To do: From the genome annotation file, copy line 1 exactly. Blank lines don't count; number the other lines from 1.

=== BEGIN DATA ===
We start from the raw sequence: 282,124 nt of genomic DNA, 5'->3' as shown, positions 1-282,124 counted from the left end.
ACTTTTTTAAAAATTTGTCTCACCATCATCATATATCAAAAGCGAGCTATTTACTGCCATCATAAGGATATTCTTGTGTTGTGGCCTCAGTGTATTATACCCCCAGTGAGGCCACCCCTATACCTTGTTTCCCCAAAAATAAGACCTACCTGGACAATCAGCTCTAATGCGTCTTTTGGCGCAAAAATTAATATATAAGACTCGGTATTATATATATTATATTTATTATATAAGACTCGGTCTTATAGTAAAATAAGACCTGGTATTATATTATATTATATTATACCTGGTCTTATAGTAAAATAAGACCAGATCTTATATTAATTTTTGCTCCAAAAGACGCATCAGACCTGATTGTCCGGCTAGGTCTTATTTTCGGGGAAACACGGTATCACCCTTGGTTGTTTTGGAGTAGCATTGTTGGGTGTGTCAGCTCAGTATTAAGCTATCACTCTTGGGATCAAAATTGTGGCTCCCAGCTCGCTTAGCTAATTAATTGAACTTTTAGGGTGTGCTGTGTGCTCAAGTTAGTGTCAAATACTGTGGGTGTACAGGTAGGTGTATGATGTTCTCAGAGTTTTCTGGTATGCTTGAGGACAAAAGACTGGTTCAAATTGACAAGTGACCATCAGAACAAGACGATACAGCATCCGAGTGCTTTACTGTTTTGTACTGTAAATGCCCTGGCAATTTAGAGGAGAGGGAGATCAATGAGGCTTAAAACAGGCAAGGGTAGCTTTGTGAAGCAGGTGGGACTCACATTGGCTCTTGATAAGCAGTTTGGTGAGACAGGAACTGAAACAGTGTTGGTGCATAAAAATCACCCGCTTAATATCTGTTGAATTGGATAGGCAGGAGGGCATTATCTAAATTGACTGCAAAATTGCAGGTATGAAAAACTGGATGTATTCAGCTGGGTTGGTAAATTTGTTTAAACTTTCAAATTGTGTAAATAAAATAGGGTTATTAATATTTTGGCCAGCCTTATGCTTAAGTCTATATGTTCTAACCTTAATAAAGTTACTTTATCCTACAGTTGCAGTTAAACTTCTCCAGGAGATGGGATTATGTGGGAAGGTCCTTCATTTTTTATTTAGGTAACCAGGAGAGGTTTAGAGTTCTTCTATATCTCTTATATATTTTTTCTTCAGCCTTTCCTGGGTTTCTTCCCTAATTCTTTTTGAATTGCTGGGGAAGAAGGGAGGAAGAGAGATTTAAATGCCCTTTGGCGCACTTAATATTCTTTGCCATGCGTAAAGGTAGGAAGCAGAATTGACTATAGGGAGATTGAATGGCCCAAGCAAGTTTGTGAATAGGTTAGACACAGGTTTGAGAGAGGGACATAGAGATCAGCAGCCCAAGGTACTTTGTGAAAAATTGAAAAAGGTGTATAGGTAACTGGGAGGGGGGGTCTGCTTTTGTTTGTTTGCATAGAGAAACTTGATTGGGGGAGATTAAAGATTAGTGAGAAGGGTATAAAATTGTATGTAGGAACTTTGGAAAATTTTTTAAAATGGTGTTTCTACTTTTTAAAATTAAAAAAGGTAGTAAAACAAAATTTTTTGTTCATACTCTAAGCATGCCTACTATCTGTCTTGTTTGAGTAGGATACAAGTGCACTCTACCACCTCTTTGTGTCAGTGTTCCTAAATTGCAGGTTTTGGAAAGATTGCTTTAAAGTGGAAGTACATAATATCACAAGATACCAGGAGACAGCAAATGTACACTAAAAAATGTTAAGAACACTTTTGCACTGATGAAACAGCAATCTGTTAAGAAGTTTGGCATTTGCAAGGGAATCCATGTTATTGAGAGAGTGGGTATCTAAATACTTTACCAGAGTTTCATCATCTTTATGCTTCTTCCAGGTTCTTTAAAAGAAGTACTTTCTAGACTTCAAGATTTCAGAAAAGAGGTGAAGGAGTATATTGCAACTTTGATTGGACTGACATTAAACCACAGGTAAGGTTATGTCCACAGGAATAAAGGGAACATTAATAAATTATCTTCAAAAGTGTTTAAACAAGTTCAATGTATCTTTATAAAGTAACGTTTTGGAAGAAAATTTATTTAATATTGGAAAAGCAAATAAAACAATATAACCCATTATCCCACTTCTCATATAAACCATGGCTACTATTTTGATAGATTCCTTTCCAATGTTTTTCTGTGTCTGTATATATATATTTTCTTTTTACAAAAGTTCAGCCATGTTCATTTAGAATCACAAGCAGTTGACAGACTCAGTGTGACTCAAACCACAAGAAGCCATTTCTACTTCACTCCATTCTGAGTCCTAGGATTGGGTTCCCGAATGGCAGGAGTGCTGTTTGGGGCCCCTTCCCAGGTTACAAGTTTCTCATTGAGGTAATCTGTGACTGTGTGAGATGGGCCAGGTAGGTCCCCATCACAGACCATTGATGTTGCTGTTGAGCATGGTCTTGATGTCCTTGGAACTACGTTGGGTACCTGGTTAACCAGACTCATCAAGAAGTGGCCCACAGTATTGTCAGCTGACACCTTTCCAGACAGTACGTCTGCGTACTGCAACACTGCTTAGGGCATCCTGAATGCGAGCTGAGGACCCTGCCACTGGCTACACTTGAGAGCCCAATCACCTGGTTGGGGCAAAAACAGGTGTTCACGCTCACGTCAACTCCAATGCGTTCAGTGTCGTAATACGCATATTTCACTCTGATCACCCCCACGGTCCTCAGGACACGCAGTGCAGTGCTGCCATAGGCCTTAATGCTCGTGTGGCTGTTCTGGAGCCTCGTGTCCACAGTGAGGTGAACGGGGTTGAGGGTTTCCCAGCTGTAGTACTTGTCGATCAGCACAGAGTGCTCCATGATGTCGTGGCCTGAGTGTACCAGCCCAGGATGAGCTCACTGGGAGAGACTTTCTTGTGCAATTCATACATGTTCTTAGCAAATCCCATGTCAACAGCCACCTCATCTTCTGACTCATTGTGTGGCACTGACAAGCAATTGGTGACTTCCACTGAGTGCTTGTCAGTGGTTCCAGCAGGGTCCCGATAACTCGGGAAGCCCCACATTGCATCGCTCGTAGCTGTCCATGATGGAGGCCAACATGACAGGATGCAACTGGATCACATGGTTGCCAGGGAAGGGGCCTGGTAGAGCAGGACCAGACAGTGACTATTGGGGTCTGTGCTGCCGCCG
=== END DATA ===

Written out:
We start from the raw sequence: 282,124 nt of genomic DNA, 5'->3' as shown, positions 1-282,124 counted from the left end.